My Baby’s Dubbed on a Ray of Sound

Y in Dub, The Pop Group (Mute)

Roaring out of Bristol in late 1978 on a ray of sound, The Pop Group were originally part of a phalanx of radical new wave bands intent on pushing, mixing and collaging musical boundaries, alongside Gang of Four, PiL, The Slits and others. Leaving behind the musical puritanism of punk, their intense live performances wilfully mixed together funk, dub, skronk – jazz, left-wing agitprop and Mark Stewart’s anti- singing, but it proved more difficult to capture their vibe in a groove. Many of their similarly radical peers scored surprise hit singles – for example, Pil’s ‘Public Image’ – but, signing with Radar, The Pop Group on record never quite reached a wider public. They came closest with their powerful first single, the Nietzsche-referencing ‘She is Beyond Good and Evil’ and the accompanying album Y, both released in Spring 1979.

Since 2015, a reformed line-up has released new material, but now comes that oddly anachronistic idea, a dub version of an earlier release. The fact that it is the Y material that has been reworked in this manner, by original producer Dennis ‘Blackbeard’ Bovell, should have all aged Pop Group admirers salivating, because it’s largely on this album that their legend rests.

Despite the wilfully obscure album graphics, despite the barrier of Mark Stewart’s screeching, hissing, roaring ‘singing’, despite their tendency to sloganise, one thing this remix makes clear is that they also had songs: loping, funk-infused blasts such as ‘Thief of Fire’ and ‘We Are Time’ which go a long way toward illustrating the excitement which surrounded them at the time. The archival release We Are Time (1980) hinted at this, rounding up stray Peel sessions and live tracks, and the recent Cabinet of Curiosities (2014) added more, but stripping some of their most potent material down to dub-infused bare bones really allows the listener to hear how strong, melodic and urgent their best songs were.

On several cuts here, this involves radically stripping back one of the biggest challenges to their sound – Stewart’s confrontational voice – and, as in many dub cuts, falling back on bass and drums to do the heavy lifting. ‘We Are Time’ becomes a six-minute long, sinewy, dub masterclass, falling back on Simon Underwood’s slippery bass riffs and Bruce Smith’s tasteful drum fills, propelling shard’s of Stewart’s original vocal onwards. ‘Thief of Fire’ is softened slightly, again uncovering fractured melody, whilst the mostly spoken ‘Blood Money’ remains a terrifying collage.

On a couple of the weaker tracks, Bovell is unable to shape the fragments into anything new and listenable: ‘Words Disobey Me’, despite fascinating lyrical ideas, remains a bit of a twitching, chaotic mess, whilst on ‘Don’t Call Me Pain’, bass, drums and guitar seem to be playing different compositions which never quite coalesce. This dip in quality after the opening salvo of ‘Thief of Fire and ‘Snowgirl’ may be one reason Y was labelled inconsistent upon release.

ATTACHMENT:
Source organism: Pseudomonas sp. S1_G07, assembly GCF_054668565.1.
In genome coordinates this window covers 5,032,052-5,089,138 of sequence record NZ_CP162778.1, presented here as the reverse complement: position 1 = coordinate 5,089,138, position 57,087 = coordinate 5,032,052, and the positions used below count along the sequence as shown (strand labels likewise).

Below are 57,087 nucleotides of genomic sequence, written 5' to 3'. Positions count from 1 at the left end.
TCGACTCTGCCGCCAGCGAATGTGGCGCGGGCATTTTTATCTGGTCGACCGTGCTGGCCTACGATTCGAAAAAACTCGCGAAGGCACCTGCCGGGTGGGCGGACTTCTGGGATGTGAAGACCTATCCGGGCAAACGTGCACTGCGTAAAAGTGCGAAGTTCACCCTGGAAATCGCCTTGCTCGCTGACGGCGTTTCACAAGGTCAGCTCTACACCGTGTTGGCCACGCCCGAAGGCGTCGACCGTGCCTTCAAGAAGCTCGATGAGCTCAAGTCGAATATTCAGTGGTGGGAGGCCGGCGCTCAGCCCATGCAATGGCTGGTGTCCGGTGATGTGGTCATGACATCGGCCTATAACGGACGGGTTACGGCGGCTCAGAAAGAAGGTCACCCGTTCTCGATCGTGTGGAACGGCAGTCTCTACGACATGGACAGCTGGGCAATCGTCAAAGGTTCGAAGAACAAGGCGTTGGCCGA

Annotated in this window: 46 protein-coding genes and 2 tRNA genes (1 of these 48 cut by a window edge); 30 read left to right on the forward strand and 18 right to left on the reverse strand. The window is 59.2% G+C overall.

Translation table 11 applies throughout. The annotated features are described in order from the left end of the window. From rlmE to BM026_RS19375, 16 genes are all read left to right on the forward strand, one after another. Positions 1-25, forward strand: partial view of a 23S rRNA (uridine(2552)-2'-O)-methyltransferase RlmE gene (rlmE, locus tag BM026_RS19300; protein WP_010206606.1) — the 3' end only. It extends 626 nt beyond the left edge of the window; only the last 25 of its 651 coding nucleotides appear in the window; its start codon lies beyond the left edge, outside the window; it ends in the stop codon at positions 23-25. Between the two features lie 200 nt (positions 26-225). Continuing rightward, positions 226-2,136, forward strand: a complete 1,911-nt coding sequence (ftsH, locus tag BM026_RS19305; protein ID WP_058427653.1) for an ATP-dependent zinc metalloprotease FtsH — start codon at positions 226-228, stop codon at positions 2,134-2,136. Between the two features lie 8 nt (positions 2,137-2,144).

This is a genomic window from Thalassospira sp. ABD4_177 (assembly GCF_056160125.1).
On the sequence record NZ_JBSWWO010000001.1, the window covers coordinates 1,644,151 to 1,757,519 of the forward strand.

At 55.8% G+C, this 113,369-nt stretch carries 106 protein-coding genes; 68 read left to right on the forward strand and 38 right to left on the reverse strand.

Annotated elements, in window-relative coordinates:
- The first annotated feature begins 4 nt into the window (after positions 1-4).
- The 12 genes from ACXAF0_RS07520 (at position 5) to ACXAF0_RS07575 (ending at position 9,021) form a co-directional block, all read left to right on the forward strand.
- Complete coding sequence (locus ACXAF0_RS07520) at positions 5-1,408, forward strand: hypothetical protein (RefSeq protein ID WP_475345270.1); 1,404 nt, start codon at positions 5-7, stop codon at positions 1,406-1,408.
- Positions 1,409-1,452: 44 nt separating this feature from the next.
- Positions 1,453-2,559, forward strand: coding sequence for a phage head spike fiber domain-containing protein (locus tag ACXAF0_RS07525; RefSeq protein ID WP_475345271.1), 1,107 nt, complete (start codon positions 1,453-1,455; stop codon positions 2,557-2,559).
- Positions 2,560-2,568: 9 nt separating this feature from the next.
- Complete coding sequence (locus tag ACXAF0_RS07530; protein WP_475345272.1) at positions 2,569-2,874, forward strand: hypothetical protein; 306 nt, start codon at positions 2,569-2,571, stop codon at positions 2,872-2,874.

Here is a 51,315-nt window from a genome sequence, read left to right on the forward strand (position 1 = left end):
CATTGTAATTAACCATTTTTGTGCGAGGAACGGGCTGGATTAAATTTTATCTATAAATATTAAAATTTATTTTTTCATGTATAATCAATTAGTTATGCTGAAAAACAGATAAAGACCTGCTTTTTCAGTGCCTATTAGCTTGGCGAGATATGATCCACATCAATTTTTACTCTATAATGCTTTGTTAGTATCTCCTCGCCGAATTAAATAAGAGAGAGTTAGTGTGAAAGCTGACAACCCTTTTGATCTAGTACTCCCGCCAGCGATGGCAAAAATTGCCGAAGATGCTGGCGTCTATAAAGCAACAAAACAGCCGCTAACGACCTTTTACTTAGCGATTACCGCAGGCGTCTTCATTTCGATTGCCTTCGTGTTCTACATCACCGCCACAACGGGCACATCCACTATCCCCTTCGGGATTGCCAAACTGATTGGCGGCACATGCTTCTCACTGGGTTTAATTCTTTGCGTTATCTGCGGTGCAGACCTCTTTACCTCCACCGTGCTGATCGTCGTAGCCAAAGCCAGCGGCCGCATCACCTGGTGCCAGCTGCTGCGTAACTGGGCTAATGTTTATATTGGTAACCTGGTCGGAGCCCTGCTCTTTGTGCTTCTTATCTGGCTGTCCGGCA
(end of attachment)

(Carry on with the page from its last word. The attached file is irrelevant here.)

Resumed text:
Appended to the original track listing, the final two cuts are ‘She is Beyond Good and Evil’ and ‘3:38’, the A and B side of the roughly contemporaneous first single. St Vincent’s cover of the former on the Jimmy Fallon show in the US in 2011 revealed the power and timelessness of the song, but here the dub remix doesn’t really take off until halfway through the six-minute take. The rarities collection, Cabinet of Curiosities featured a more melodic, conventional version of this, the band’s calling card, but here the reimagining just reminds you that the original is unsurpassed.

Throughout several of these remixes, John Waddington and Gareth Sager’s clipped, funk-influenced guitar and sax playing stand revealed as wild, counterintuitive blasts to the bass/drum anchoring, notably on ‘We Are Time’. Bovell, the producer of Y singled out the rhythm section of the band for their tightness and the original ‘3:38’ laid out a mighty riff (‘Beyond Good and Evil’ played backwards), powering on through dub effects, building in intensity before dissipating – their finest instrumental moment. Unfortunately the dub version here opts for space rather than pressure, a worthy effort but again not surpassing the fire of the original.

Ultimately, there were perhaps too many competing influences to make The Pop Group, in their original iteration, accessible to a wider audience, though tales of their powerful live gigs remain. They split in 1981, reforming with several original members in 2010 and releasing new music regularly since then. Their incendiary, legendary reputation largely rests on a handful of songs on Y which sounded like no-one else at the time. Some of the scorched-earth performances laid bare on this dub reimagining make the casual listener gasp, even now, but it’s the radicalism of the band circa 1979 which lingers, rather than a stunning 2021-style second coming.





M.C. Caseley

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